SHERIFF follows the daily adventures of the larger-than-life character Sheriff Ronald W. Hewett in rural Brunswick County, North Carolina- not unlike Dell Hinton in A Cold Snow in Castaway County
Premiered on PBS’s Independent Lens
Sheriff Ronald E. Hewett tries to keep the peace in the rural community of Brunswick County, North Carolina. More than five years in the making, SHERIFF uses classic cinema verité techniques (excluding the interviews and music) to paint a detailed, intimate portrait of a dying breed of iconic Americana: the small-town sheriff trying to do good in a very bad world.
We meet 38-year-old Sheriff Hewett doing what he is so often called upon to do: face the local news media under the harshest of conditions. In this case, it is a double murder in which two small children were also brutally injured. As mosquitoes buzz around his sweating face, Hewett delivers to the cameras sound byte after sound byte, before politely excusing himself so that he may be sick on the side of the road.
Indeed, Hewett is the quintessential southern gentleman, a man whose easy smile, open sincerity and comforting southern accent invites the entire community to embrace him as part of their family. This is not entirely by chance—as a montage of Hewett business placards and road signs reveal, Hewett seems to be related to almost everyone in Brunswick County and is considered their favorite son. Some of this admiration stems from Hewett’s bold modernization of the formerly backward, backwoods sheriff’s department. (Before Hewett was elected in 1994, the sheriff’s department wasn’t even open after 5 PM).
SHERIFF reveals the flawed but earnest human behind the Andy Griffith and Buford Pusser clichés. Hewett’s daily struggles with justice, power and public opinion are not far removed from America’s own struggles. In one of the film’s most humorous scenes, Hewett raids a small-time video poker parlor and uses his intimidating charm to induce an employee to reveal the location of the cash earnings. Although he finds it difficult not to sympathize with some of the low-income denizens of Brunswick County, Hewett is convinced of his duty to clean up his homeland. After he corners one of the video poker owners, he delivers a speech so heroic it’s hard to believe it wasn’t scripted.
Interspersed between these entertaining episodes are gentle interludes that capture the tones, textures and earthy serenity of the modern American South. Insects chirp over beautiful shots of twisted swampland. Corn stalks roar, rustled by the hot wind. The neon sign of a store advertising “Worms & Coffee” buzzes into the damp, dark night. These sequences look past the stereotype of the oft-mythologized South to show us places we all recognize: places of beauty, wildness and serenity.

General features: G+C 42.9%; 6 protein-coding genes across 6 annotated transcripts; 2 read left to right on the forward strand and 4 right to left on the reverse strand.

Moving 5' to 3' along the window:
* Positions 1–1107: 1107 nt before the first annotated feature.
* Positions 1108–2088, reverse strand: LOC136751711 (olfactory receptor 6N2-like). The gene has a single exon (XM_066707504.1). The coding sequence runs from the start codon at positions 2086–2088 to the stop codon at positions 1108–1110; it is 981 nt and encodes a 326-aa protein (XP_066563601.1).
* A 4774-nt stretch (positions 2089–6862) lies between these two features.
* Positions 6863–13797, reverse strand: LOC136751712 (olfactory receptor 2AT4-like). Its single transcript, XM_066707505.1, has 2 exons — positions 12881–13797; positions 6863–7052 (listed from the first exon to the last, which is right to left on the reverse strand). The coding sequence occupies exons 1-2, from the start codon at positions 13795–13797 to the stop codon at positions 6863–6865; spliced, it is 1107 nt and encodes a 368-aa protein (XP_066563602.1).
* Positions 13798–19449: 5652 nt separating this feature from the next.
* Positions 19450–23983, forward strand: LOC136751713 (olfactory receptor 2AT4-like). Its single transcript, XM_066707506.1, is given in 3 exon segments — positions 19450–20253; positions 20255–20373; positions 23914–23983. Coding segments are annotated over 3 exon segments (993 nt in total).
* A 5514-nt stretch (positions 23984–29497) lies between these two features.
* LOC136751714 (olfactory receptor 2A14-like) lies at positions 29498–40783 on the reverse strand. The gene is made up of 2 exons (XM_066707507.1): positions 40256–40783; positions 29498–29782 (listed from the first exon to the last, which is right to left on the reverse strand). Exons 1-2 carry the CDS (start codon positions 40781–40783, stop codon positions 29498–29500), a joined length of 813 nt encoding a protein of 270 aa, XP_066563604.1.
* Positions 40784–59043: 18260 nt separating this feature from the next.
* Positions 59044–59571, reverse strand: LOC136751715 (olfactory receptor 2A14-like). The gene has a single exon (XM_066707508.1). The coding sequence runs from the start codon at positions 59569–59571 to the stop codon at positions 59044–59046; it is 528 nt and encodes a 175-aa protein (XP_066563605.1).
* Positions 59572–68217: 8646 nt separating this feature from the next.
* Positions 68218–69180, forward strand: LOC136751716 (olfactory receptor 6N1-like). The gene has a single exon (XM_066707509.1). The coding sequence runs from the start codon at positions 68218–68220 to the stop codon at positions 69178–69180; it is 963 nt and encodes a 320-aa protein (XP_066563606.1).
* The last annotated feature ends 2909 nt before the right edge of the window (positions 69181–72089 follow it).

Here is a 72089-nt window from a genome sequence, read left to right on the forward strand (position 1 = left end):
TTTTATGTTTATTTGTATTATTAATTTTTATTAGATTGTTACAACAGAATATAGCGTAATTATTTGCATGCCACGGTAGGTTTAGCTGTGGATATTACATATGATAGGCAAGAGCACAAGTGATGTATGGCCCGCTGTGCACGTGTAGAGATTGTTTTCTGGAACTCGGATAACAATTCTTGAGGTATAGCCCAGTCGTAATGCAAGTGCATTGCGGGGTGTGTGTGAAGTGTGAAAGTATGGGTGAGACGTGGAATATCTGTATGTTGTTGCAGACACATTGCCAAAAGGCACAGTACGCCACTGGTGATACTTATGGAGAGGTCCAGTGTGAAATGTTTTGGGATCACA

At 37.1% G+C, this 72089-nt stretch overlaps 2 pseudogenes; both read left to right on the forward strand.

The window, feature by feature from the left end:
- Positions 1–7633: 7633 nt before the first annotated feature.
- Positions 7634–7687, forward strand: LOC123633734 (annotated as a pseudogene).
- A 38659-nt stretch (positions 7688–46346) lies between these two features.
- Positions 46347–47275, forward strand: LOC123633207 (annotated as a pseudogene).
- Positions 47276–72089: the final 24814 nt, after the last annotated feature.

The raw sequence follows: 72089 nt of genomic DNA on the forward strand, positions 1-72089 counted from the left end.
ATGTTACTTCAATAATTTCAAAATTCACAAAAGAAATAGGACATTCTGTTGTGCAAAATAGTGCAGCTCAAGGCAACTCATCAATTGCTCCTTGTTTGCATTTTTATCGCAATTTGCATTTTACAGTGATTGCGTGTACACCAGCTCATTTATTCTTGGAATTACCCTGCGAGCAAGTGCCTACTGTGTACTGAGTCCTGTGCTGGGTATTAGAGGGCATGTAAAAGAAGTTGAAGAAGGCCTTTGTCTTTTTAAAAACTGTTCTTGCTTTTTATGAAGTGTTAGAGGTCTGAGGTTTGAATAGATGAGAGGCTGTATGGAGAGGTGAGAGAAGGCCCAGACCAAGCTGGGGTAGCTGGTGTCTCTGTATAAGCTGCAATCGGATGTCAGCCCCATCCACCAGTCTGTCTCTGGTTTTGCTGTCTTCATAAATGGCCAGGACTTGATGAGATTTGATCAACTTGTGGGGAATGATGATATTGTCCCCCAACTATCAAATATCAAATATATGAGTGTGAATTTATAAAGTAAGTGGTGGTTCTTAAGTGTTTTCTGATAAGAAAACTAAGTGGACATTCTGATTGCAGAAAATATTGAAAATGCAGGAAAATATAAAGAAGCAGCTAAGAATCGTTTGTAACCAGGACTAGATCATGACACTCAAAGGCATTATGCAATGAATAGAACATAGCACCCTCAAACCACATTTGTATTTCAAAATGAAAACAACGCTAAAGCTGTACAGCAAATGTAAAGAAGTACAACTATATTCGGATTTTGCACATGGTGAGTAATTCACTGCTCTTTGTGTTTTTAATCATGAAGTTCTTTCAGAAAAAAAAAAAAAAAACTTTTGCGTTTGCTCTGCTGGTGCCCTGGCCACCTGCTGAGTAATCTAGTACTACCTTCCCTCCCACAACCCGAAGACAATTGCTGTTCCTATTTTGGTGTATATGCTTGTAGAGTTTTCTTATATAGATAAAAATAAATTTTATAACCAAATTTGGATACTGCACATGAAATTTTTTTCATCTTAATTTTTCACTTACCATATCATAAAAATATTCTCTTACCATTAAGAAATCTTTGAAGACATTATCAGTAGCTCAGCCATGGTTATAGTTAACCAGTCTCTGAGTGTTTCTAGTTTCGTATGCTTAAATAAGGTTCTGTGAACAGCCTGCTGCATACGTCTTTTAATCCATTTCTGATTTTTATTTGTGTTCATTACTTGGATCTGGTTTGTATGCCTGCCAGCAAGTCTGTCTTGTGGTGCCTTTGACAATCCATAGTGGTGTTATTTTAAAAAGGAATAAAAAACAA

This serenity is all too often shattered. The centerpiece of SHERIFF is the brutal slaying of a 70-year-old attorney. Hewett arrives quietly and examines the bloody crime scene. Then once again he’s thrust before the news media and delivers in his characteristic timbre the hard facts of the case as well as a plea for help in finding the killer. The ensuing investigation, which involves many of Hewett’s officers, eventually frustrates Hewett when he finds they are not following orders to his precise specifications. But on the second day of the investigation, Hewett falls back into his comfortable good humor, even taking breaks to make sure all of his employees and volunteers are properly slathered in bug spray.
The PBS exposé Sheriff sounds like it Telly captures some of the dichotomies involved with being a sheriff in a small or hometown area. The positives and negatives as well as the ability to humanize an otherwise difficult, and at times, inhuman set of circumstances. That is the reality of the job, especially in rural America, past and present. I only hope my fiction provides the same reality as it applies to being a Sheriff in a rural community.
I think you book did just that! The difficulties of being a rural Sheriff is often underestimated-